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2001 dodge ram 1500 4x4 reg. cab.(plow or no plow)

Discussion in 'Ram Trucks' started by neel, Dec 9, 2003.

  1. neel

    neel Junior Member
    Messages: 6

    Hi, I have A 2001 Dodge Ram 1500 4x4 Regular cab. On my build sheet it does not label it as having a snow plow prep package, and I believe the dealer also told me that it didn't. But the options I do Have are: 5.9/360, 4spd. auto 46RE, alt 136A, Batt 750A, My frnt axle is a Dana M44/216MM ratio 3.92, Rear axle corp. 9.25, Aux. Trans. cooler, Engine block heater, My GVW is 6400#, The springs are ZERP(left rear), ZHCP(left front), ZTRP(right rear), Z6AS(right front). These are pretty much my main mechanical and suspension components, and the tags on the frnt. coils are 020/019, is it a possibility to put a plow on my vehicle, and if so what size? Can anyone help!
  2. Roger Dodger

    Roger Dodger Senior Member
    from nw Pa.
    Messages: 240

    You can certainly mount a plow to your truck. Question is how will it perform and for how long given the list of present options and needed upgrades. Most plow mfgrs now offer plows designed for ½tons taking into consideration the differences between them and their heavier duty couterparts.

    The plow prep pkg. is not offered for the ½t models by Dodge and typically the factory warranty gets voided if one mounts a plow. Apparently, Dodge gives its blessing for a snowplow on the ¾-ton and 1-ton models, while providing full factory warranty. Some dealers still choose to honor the factory warranty, so get it in writing first ... difinitely! Sounds like you have the HD service group which is the upgraded charging/cooling system. That's good. The front coils are mushy and there will likelt be sag...how much depends upon plow weight. Timbrens added to the front end will help as well but replacing the coils is better... do both! Coil swapping isn't rocket science. Just get an alignment afterwards. Make sure your tires are rated for the increased weight. You should be carrying secured ballast weight in the bed to offset the plow. The plow mfgr. should have a chart indicating how many lbs. according to plow model and vehicle decsription. More payload for the truck to handle! My concern is those axles. The M44 is a decent axle but over the long haul for plowing...hmmm. That corporate rear is a semi-floater and a lighter duty unit as well. It could hold up under the stresses of plowing but then again maybe not in the long run. If you are plowing just your drive and Grandma's you could be ok. If you want to make some money with it by doing several more drives/lots you could be looking at troubles with drivetrain, suspension, etc. Plowing is rough on a truck and even the HD models have their work cut out for them when used commercially. Lastly, if you go with a plow, be ginger with that 46RE and plow with the OD set to OFF. I'd follow the heavy duty or severe duty maintenance schedule in your owner's manual too. Hope this helps.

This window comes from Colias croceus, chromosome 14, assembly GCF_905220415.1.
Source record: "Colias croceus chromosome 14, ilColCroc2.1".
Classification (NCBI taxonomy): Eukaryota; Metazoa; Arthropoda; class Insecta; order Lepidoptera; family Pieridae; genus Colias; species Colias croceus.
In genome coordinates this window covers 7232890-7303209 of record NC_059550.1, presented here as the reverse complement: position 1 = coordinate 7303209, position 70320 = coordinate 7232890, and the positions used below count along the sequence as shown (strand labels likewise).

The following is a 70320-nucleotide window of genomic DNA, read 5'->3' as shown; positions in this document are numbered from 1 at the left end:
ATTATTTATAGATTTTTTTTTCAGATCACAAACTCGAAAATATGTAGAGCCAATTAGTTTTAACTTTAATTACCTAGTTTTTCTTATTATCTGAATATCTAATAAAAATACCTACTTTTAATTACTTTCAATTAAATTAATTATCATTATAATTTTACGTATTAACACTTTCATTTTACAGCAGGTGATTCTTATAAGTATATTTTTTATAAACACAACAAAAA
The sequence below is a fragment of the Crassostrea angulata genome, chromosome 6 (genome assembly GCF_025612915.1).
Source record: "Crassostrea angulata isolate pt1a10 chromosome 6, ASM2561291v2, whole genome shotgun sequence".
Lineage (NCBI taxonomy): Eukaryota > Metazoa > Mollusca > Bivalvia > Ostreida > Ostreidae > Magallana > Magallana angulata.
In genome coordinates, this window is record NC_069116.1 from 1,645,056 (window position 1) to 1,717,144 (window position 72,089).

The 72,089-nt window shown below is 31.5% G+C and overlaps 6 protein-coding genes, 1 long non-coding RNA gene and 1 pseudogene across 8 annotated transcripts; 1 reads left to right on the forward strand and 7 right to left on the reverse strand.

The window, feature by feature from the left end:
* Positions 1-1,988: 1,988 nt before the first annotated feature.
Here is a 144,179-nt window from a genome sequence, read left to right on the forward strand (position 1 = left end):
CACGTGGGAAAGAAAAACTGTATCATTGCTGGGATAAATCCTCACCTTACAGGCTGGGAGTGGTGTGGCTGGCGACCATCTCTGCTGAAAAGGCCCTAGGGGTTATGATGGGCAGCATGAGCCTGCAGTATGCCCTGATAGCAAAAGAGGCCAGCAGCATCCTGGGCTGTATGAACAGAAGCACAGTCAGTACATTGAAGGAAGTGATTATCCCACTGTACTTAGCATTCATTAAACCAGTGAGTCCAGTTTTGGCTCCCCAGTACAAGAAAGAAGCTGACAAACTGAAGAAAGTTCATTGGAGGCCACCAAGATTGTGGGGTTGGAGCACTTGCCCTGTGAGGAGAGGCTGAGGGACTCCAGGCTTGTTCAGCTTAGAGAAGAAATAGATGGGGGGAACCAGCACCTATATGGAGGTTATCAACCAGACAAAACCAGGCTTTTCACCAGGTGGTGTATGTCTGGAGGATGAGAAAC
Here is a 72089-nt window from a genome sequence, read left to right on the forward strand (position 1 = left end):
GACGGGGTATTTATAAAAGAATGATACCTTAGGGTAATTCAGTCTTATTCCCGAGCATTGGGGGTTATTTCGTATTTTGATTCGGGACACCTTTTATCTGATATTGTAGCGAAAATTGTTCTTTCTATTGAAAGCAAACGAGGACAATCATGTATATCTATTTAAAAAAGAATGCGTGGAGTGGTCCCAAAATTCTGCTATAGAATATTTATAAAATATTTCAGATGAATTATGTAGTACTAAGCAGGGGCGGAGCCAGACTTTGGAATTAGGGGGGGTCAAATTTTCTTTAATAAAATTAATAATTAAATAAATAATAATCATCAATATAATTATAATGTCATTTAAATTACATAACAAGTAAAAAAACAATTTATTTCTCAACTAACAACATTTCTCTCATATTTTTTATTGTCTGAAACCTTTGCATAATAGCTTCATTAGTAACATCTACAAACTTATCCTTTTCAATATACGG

3. neel

    neel Junior Member
    Messages: 6

    dodge 1500 (plow or no plow)

    I think I'll be beter off with a heavy duty snow blower and a set of ramps for the tail-gate. Either that or fork out the dough for a 2500 w/ the hemi, and a plow prep package.
  4. Roger Dodger

    Roger Dodger Senior Member
    from nw Pa.
    Messages: 240